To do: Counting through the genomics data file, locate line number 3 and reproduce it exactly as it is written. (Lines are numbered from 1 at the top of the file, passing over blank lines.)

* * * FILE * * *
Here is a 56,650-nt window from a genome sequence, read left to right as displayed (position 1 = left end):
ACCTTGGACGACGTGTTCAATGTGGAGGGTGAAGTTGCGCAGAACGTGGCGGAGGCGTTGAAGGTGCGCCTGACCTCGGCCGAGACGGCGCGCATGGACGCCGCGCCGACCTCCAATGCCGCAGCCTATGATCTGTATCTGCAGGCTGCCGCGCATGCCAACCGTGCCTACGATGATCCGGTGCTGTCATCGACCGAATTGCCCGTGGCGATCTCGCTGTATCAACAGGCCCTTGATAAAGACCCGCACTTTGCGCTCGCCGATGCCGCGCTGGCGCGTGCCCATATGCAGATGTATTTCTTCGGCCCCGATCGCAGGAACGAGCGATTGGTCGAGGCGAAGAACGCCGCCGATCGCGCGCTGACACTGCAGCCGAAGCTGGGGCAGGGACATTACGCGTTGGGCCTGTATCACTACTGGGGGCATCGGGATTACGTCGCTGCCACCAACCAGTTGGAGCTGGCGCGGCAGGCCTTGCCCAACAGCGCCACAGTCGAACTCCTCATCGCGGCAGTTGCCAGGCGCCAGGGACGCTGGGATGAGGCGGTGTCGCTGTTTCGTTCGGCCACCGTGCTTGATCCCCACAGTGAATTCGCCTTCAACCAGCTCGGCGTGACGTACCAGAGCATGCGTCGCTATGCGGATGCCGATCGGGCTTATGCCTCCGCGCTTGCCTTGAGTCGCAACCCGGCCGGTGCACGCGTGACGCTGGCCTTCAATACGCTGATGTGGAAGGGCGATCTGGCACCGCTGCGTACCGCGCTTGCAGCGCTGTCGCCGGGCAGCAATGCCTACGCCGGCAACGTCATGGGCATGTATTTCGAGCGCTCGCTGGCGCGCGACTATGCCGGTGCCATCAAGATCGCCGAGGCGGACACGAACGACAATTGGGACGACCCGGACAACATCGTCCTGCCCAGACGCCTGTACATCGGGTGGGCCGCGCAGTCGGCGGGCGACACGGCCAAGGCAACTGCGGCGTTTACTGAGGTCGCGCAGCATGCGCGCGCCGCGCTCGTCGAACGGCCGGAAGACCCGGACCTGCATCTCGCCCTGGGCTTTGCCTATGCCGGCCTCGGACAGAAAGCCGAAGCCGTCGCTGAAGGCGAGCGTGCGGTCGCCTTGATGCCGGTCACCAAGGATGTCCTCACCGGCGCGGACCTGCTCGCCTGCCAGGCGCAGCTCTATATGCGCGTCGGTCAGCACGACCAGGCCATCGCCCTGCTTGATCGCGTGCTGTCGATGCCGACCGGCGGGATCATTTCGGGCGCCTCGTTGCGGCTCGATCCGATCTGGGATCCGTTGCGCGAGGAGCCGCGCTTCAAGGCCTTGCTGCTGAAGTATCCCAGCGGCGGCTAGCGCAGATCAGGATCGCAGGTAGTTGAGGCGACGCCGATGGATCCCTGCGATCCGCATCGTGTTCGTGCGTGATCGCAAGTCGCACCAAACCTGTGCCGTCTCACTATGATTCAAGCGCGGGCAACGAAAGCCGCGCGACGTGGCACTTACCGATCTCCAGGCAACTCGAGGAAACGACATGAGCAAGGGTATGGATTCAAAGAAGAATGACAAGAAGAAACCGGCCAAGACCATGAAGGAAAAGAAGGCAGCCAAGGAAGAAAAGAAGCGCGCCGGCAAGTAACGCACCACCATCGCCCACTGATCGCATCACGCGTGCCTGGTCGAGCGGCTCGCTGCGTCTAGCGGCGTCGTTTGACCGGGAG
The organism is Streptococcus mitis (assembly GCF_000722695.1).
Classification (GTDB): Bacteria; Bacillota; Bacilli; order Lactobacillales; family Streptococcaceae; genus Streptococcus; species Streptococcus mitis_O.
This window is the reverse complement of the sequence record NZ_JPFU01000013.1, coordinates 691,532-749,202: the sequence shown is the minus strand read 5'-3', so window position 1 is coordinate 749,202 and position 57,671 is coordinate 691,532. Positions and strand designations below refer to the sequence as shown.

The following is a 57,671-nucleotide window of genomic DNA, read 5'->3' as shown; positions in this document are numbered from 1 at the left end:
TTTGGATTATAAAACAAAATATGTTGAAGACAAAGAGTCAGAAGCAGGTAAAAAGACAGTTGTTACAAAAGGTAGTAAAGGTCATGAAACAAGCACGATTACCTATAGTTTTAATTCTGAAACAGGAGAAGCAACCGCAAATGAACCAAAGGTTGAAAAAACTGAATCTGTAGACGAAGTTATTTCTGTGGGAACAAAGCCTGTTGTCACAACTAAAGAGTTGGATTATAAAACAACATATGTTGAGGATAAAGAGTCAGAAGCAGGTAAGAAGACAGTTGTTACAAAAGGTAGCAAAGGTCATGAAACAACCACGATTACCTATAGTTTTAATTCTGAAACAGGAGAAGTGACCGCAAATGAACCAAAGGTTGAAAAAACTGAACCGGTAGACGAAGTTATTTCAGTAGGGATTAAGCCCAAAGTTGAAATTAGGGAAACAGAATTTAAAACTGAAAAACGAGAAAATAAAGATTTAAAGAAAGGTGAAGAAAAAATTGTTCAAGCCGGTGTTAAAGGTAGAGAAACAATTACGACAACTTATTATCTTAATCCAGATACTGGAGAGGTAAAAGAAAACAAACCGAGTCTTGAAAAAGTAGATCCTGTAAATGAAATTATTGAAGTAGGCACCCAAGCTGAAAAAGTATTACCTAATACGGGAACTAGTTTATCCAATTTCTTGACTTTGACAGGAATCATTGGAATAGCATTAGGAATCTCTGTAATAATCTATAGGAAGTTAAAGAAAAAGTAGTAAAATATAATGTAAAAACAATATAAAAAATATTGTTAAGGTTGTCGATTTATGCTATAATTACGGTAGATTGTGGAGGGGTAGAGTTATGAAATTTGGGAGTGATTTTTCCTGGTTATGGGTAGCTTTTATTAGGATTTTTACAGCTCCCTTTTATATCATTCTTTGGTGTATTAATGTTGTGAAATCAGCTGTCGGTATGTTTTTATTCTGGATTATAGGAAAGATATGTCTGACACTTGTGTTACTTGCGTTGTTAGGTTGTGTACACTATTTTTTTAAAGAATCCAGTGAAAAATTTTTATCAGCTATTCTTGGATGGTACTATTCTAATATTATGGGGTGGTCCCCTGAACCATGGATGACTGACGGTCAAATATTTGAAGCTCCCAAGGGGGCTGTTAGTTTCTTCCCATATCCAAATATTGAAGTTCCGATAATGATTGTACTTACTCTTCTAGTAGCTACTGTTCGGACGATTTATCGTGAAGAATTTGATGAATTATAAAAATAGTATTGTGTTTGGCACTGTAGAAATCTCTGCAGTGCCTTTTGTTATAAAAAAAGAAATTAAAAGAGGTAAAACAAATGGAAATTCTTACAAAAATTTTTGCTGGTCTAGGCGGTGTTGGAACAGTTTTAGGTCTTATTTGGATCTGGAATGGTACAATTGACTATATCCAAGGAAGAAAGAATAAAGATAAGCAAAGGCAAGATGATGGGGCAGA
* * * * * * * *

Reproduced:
The organism is Streptococcus mitis (assembly GCF_000722695.1).